Can employers discriminate against a person on the basis of their sexual orientation?
Until this spring, the answer was yes. For years, federal courts have said that bias against gays and lesbians is not covered by Title VII of the Civil Rights Act. Then, last spring, for the first time in the history of the 1964 law, a federal appeals court extended the protections of Title VII beyond biological identity to include sexual orientation.
As historic as that decision is, it set up a conflict among the 12 regional courts of appeal, which only the U.S. Supreme Court can resolve. Last week, appealing a case out of Georgia, Lambda Legal asked the high court to do just that.
By itself, the conflict is good enough reason for the Supreme Court to accept the case. But there’s more: The Justice Department and the EEOC have taken opposite positions on whether Title VII’s prohibition of discrimination based on sex extends to the GLBT community.
Here’s the background on the two appellate cases:
- The 11th District Appeals Court voted 2-1 last spring against a lesbian security guard who said she endured hostility and was eventually forced from her job at a hospital in Savannah, GA because her dress and manner didn’t conform to female gender norms. The court said Title VII protection did not extend to sexual orientation.
- The 7th District Appeals Court a month later took the opposite view, ruling 8-3 that the Civil Rights Act Title VII mention of sex is broad enough to include sexual orientation, and not just anatomy. The case was brought by a teacher who claimed she wasn’t hired full-time by an Indiana community college because of her sexual preference.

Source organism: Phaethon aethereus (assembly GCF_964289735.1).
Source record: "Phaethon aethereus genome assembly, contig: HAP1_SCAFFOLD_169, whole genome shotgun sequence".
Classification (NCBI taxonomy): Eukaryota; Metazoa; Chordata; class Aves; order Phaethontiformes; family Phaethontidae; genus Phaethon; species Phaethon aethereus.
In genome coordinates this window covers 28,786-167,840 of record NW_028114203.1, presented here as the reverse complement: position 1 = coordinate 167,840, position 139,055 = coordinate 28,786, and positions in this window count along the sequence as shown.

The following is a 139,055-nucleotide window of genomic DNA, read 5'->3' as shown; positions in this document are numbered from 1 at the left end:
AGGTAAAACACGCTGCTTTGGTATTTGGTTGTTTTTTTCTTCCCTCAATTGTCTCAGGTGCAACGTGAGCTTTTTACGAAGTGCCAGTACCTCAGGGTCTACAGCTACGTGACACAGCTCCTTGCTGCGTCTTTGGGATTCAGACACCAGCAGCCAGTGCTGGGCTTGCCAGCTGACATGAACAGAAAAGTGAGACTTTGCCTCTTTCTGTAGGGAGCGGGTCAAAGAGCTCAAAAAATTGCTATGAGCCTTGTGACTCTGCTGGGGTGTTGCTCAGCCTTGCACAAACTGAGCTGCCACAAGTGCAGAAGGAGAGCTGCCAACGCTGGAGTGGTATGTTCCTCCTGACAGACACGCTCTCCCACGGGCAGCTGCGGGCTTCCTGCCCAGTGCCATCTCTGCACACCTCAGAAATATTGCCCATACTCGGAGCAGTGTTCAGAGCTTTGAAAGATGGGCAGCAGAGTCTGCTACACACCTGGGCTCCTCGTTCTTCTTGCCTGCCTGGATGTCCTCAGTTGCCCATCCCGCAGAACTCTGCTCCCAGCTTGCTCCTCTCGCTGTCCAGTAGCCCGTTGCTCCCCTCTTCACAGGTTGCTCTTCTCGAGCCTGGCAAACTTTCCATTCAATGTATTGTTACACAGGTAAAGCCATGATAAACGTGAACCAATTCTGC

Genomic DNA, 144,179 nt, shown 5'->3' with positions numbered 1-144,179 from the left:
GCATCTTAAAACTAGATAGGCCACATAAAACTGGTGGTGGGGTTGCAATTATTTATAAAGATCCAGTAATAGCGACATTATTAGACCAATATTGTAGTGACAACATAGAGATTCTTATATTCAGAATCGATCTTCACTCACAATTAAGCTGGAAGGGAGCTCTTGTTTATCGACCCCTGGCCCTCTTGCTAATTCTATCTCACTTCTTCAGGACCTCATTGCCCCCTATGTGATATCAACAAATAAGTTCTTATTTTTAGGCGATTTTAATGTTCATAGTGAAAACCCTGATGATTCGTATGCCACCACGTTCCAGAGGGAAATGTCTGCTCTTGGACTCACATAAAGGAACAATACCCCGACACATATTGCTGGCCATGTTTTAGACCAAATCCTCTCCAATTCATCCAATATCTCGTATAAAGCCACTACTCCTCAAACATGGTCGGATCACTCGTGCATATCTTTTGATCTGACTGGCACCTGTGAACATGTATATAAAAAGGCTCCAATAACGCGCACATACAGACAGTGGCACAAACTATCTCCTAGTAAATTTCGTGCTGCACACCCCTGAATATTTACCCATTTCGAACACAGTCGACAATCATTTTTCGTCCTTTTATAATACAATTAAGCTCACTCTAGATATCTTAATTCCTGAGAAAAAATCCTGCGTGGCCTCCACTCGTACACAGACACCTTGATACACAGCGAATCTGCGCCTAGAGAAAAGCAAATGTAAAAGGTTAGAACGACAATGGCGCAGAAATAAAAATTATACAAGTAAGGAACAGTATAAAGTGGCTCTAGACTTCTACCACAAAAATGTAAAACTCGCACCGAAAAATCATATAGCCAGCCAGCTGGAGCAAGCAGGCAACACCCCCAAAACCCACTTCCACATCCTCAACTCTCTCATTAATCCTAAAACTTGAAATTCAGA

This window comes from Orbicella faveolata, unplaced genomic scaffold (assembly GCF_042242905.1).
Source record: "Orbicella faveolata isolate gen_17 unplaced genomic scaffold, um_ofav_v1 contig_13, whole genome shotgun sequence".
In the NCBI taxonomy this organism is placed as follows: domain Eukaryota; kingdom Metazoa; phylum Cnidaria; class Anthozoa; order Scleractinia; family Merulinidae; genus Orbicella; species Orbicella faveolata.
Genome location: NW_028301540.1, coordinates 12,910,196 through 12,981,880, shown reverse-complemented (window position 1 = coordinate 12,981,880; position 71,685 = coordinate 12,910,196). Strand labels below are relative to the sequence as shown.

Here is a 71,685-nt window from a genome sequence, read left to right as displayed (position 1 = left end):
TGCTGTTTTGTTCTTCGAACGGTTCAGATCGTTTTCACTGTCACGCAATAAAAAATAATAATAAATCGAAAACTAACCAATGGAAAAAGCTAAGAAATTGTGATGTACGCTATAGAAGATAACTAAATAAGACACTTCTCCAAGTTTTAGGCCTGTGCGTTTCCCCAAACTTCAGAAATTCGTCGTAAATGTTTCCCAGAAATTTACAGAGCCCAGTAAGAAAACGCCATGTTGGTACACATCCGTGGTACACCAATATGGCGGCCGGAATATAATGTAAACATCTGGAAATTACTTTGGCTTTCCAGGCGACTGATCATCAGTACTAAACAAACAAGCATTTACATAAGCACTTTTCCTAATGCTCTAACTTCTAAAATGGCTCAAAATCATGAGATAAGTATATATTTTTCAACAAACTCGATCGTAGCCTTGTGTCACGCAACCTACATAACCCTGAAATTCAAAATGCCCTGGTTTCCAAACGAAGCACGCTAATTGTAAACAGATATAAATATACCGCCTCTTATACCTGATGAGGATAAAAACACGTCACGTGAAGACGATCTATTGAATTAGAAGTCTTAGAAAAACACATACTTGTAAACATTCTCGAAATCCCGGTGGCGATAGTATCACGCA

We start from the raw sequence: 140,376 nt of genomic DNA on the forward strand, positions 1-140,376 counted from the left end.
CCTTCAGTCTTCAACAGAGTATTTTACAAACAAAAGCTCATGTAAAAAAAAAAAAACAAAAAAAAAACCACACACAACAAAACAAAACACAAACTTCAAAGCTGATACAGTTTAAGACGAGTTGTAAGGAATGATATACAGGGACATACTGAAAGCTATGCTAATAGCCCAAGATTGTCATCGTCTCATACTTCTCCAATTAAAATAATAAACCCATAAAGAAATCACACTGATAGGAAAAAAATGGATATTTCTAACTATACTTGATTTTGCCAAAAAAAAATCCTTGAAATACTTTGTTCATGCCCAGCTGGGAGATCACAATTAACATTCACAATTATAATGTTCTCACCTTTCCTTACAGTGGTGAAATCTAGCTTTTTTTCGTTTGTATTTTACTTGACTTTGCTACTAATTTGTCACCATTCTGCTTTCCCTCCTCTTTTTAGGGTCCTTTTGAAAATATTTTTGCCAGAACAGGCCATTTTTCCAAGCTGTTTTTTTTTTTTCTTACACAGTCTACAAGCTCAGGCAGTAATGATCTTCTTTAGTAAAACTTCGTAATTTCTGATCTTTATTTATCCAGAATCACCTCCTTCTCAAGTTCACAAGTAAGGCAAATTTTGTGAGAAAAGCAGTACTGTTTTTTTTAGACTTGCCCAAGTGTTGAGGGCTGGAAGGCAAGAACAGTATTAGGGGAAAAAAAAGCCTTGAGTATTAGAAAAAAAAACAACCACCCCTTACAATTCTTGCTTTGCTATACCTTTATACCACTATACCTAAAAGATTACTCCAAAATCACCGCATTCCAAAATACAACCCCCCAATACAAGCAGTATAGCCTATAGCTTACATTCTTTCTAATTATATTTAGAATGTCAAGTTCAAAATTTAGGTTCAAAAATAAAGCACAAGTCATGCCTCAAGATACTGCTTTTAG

After the 7th District court’s decision, the federal appeals court in New York agreed to a rehearing by the full court of a 3 judge decision in a Title VII employment case involving a fired gay man. The 3 judge panel upheld the firing, ruling Title VII does not include sexual orientation. That rehearing will be held this month.
What is especially significant about the New York case is that the Justice Department has filed a brief supporting the employer. The EEOC filed a brief arguing Title VII should be read to protect gay, lesbian and bisexual employees.
Among the points the Justice Department makes is all the circuit courts of appeals that have considered the issue have ruled against extending Title VII protection. That is until the Chicago appeal court ruling, which the Justice Department says is wrong.
In addition, the government — the Justice Department represents the administration — points out that if Congress had meant to include the GLBT community it has plenty of opportunity to do so. Every year since 1979 a bill to extend the reach of Title VII to cover sexual orientation has been introduced but never passed.
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The EEOC, in its friend of the court brief, argues that discrimination based on orientation “(1) involves impermissible
sex-based considerations, (2) constitutes gender-based associational discrimination, and (3) relies on sex stereotyping.” That, says the EEOC, brings in squarely under Title VII.
What does this mean for HR leaders?
First, most, if not all states and many municipalities, have their own laws regarding employment discrimination. Some states like California and New York have provisions specifically extending protection to gay, lesbian, bisexual and, in many cases, transgender employees.
Second, in the states that are part of the 7th Circuit — Illinois, Indiana and Wisconsin — Title VII protection covers discrimination based on sexual orientation.
Finally, because of the 7th Circuit Appeals Court’s decision, other appeals courts may be emboldened to break with precedent and extend Title VII protections. Relying on past decisions, particularly in the more liberal circuit, could be a costly mistake.
Good practice is to investigate all employee complaints of sexual orientation discrimination and, before a situation arises, consult an employment attorney for advice.